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PerfMon: Using SQL Server Performance Counters


Performance Monitor (PerfMon) is an inbuilt Windows Tool for monitoring all aspects of Windows and hosted applications such as SQL Server. Performance Metrics in PerfMon are referred to as counters. PerfMon counters can be visualized in real time. A Data Collector Set is used to organize and schedule performance counter data as a single collection to be analyzed later. When you install SQL Server, windows adds counters relevant to SQL Server in Perf Mon.

Back in the day when budget was low and not many people were interested in SQL Server (at least in my environment), we had to develop creative ways of taking care of those aspects of database management that are taken for granted these days. Monitoring and troubleshooting are critically important and several SQL Server specific tools for achieving this are out there - Redgate SQL Monitor, Devart dbForge Studio, SentryOne SQL Sentry etc. Today’s article describes how to use Windows Performance Monitor objects and counters to monitor SQL Server.

Windows Performance Monitor is a native windows tool that allows admins to monitor windows and applications running on windows. While it may not be the most efficient way to monitor your instances, you could find the approach useful when you want to investigate a specific issue leveraging the flexibility of performance counters. Think of it as something similar to using SQL Profiler or Extended Events which come built-in with SQL Server. SQL Server specific Performance Counters are viewable through a catalog view known as sys.dm_os_performance_counters within SQL Server. About 2336 rows are returned by the following query in SQL Server 2022:

SELECT * FROM sys.dm_os_performance_counters;

The instance level permission VIEW SERVER STATE is required to see the result set of this query.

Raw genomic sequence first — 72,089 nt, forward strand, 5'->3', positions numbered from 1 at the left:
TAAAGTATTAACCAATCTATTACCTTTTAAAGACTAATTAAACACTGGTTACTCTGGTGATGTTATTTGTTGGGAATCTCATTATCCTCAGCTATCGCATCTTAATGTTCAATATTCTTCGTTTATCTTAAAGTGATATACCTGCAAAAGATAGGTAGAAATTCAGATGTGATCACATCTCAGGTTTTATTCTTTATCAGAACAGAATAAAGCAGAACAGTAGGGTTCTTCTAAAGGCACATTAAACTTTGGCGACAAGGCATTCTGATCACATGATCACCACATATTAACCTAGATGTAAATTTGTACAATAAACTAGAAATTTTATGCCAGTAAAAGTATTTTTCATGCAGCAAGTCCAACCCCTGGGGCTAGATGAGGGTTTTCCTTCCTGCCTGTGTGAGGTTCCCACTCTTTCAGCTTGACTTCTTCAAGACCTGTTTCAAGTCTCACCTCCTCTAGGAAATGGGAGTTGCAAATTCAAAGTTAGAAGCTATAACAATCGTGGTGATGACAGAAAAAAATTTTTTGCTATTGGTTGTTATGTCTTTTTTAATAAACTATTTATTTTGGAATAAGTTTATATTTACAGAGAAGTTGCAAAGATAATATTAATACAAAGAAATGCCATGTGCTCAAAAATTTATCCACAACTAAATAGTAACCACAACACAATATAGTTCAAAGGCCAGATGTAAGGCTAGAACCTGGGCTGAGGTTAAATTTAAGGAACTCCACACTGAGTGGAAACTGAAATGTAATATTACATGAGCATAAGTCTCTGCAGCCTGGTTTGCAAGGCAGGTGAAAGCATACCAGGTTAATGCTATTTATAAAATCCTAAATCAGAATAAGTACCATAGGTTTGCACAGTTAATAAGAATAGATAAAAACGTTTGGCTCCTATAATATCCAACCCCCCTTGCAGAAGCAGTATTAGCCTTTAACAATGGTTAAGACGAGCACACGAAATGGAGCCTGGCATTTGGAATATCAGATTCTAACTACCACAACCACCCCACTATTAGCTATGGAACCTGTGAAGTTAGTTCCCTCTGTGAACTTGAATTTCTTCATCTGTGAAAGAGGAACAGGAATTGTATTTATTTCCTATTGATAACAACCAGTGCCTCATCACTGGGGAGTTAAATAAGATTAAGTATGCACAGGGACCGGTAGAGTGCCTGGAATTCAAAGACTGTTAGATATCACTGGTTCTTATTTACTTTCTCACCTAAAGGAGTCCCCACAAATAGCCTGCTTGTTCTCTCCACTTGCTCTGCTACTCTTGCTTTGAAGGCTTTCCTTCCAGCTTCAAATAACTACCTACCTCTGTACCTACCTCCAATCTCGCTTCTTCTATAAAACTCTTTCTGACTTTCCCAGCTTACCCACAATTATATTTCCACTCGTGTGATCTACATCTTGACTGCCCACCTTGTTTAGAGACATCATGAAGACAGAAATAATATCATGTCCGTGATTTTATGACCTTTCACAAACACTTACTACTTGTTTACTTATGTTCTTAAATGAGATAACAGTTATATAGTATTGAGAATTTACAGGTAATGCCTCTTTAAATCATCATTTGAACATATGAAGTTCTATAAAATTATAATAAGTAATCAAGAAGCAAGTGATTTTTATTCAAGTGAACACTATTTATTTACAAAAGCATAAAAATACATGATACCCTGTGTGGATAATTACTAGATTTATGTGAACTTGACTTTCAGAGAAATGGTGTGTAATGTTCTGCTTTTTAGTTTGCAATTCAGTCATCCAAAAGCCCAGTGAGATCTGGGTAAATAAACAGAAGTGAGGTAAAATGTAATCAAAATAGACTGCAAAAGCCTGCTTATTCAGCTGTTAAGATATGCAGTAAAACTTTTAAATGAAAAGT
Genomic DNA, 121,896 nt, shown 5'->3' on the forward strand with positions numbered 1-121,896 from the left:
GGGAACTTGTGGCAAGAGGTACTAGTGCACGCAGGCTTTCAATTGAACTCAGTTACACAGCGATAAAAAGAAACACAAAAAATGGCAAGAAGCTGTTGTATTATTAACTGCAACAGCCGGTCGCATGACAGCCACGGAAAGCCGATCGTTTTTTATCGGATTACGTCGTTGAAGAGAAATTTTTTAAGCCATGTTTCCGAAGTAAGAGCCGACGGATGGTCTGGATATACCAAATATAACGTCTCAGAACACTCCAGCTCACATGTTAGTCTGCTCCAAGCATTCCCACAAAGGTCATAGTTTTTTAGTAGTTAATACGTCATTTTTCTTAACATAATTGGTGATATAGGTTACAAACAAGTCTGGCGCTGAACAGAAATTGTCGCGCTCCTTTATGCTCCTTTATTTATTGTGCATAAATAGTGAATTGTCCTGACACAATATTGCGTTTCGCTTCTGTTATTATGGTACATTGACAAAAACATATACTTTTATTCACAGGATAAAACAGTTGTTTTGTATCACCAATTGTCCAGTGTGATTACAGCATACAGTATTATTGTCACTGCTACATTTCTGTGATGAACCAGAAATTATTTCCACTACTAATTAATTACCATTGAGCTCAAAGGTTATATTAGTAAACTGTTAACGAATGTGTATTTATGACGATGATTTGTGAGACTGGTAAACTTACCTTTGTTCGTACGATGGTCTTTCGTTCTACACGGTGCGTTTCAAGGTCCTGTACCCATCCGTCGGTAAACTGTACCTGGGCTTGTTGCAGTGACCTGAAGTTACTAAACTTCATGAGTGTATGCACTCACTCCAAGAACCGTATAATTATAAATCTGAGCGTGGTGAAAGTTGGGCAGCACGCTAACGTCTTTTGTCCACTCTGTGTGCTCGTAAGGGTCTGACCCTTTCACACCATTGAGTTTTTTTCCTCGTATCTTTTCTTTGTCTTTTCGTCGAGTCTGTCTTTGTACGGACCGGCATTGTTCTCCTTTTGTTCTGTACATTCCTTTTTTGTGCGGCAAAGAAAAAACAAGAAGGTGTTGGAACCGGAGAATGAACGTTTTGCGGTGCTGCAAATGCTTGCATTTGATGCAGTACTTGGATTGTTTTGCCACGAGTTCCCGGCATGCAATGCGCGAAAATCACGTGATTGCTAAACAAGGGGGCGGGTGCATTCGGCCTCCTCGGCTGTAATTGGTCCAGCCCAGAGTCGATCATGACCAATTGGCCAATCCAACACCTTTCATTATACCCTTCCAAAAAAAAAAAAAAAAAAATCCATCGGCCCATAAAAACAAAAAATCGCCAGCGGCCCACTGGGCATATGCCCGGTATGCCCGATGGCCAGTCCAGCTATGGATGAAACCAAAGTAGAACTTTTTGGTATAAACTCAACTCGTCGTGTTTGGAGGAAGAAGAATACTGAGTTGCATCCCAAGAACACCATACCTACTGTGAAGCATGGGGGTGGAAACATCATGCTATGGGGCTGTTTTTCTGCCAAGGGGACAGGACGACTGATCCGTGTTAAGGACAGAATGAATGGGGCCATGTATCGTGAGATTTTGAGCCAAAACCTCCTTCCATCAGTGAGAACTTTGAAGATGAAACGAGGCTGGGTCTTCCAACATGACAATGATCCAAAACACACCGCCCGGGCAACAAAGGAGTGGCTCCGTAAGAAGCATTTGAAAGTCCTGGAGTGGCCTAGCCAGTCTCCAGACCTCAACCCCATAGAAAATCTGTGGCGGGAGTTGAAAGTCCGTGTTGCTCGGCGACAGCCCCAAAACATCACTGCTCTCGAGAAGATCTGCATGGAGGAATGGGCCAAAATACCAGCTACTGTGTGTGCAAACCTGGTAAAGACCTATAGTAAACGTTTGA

How to Use Performance Monitor

Performance monitor can be used to display real-time information or collect performance data (Data Collector Sets). To view the the real-time statistics displayed by performance monitor take the following steps:

  1. Launch PerfMon by typing perfmon in the run menu
Perfmon on Windows Fig. 1 Launch Perfmon on Windows


2. Select “Performance Monitor”

Viewing PerfMon counters on the dashboard Fig. 2 Performance Counter Dashboard


3. Click the green plus sign to add counters

Performance Counter Fig. 3: Adding Counters on Performance Monitor

4. Scroll down to the desired performance object and expand it. Microsoft uses the prefix “SQL Server:” to identify performance objects related to SQL Server. Also notice you can learn more about each performance counter by clicking “show description” at the bottom of the window.

SQL Server Performance Counters Fig. 4: Select SQL Server Performance Counters


5. Select the desired counters associated with the object and click the add button. The selected counters should show up in the right pane.

Adding PerfMon counters for SQL Server Fig. 5: Add Performance Counters to Dashboard

Adding counters in real  time allows you visualize what is happening in the system in real time (see Fig. 6). This can be useful for troubleshooting an ongoing performance problem particularly if it is related to performance. Beyond this, it is also possible to capture performance information in a Data Collector Sets. This acts as a baseline and also allows the administrator to examine the state of the system from historical data before an issue occurs.

Perfmon Dashboard Fig. 6: View Performance Monitor Dashboard